I would turn to the students tell them what you see and have them develop a plan for the school. At the individual level I would deal with small issue and talk to the kids in the problem solving model. Have the children tell you why and what they are doing and let them know how that affects the other students and the school. When it is major offenses the problem solving method is still very effective, but we do still use our discipline system. We have reduced discipline drastically at our school. I have time to type this with 600 kids in the building.

Question from Debra Jennings, Executive Co-Director, Region 1 Parent Technical Assistance [email protected]:

How can this model be integrated into the school-wide positive behavior supports program, developed by Sugai and Horner?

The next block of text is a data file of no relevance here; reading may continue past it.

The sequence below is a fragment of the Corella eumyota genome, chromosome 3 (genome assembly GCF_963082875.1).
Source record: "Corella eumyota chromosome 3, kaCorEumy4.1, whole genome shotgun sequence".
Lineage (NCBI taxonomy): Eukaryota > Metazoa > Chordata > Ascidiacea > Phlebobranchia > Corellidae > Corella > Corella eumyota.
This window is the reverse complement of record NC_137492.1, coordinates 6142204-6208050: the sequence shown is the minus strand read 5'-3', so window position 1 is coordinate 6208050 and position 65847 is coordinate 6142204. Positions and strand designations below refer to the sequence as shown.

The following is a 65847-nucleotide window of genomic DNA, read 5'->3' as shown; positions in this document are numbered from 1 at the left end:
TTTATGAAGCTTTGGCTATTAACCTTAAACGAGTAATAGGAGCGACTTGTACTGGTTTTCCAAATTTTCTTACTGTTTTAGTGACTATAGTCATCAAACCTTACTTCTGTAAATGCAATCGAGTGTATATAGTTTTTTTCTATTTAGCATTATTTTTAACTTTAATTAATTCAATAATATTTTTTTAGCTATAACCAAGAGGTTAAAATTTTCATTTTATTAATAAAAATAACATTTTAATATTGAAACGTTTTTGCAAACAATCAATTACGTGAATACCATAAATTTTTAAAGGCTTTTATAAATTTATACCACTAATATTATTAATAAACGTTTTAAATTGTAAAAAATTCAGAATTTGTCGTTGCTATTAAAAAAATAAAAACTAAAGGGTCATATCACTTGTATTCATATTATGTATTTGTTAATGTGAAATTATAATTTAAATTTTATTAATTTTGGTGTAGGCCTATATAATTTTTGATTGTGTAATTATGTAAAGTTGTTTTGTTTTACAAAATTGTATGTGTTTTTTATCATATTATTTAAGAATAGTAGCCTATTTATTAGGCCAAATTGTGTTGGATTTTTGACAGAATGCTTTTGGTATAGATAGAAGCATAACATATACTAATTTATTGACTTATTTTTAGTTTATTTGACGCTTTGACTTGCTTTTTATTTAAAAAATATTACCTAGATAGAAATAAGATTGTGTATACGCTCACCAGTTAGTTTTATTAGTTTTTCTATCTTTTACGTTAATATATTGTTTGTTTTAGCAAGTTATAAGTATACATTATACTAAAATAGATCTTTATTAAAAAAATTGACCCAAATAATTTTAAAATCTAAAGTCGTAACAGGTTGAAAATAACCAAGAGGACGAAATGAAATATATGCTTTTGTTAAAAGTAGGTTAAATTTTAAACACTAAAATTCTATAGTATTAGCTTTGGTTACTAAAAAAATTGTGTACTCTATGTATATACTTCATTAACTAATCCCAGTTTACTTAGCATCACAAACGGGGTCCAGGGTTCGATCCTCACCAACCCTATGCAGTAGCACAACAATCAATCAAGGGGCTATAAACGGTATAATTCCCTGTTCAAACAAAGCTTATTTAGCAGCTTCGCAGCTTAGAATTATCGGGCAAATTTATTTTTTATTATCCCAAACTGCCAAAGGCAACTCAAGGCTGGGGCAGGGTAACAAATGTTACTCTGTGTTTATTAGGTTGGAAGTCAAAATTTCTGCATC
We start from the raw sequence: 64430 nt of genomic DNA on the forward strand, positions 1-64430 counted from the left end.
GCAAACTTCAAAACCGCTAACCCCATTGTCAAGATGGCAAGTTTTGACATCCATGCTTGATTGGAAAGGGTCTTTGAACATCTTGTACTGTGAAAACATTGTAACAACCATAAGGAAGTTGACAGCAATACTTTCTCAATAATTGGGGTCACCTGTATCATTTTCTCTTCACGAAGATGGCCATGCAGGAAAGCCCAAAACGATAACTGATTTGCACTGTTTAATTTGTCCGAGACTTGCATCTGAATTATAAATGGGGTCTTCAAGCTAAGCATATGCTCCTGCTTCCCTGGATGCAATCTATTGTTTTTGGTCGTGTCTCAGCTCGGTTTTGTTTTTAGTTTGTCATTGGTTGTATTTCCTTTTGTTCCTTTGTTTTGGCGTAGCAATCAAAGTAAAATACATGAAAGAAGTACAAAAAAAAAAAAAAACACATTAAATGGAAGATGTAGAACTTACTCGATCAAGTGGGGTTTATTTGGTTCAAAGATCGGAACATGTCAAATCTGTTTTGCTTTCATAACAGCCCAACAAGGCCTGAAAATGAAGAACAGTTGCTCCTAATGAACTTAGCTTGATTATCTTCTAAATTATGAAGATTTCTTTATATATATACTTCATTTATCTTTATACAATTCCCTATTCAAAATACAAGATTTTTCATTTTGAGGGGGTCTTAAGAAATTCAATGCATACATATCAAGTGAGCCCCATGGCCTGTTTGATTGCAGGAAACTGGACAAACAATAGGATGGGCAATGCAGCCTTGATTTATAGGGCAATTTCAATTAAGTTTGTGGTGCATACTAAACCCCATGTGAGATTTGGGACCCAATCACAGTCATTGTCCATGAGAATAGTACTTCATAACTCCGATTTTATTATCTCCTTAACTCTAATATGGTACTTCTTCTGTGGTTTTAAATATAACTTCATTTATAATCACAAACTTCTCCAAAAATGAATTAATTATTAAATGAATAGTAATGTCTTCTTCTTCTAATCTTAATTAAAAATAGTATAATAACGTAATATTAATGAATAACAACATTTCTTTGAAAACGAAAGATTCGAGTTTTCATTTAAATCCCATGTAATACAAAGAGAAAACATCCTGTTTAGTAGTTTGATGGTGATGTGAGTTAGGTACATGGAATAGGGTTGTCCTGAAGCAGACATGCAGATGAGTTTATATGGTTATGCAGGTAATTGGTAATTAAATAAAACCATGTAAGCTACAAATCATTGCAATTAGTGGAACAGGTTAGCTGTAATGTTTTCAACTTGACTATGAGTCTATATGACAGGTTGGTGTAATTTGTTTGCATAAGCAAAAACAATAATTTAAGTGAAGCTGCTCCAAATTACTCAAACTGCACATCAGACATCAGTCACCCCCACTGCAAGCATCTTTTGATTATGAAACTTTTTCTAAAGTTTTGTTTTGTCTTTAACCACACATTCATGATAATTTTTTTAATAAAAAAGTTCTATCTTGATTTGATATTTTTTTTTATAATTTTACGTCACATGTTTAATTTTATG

Ray Grogran:

This program should be able to be incorporated in any setting that believes all kids want to do well. I am not familiar with your specific setting, but we use it in our public school with success. I have talked to people at alternative schools and the state corrections center and they see it fitting with them also. The basic principal is very simple. Find out what the cause of the behavior is and teach them a skill to make up for the lagging skill causing the behavior. Teachers who really know there kids are doing this anyways.

Question from Brenda C. Owens, School Counselor, The Lorain County Early College:

How are these alternatives to "typical discipline" accepted, supported and further implemented by teachers and support staff? Are there any statistical and/or qualatative research facts?

Ross W. Greene: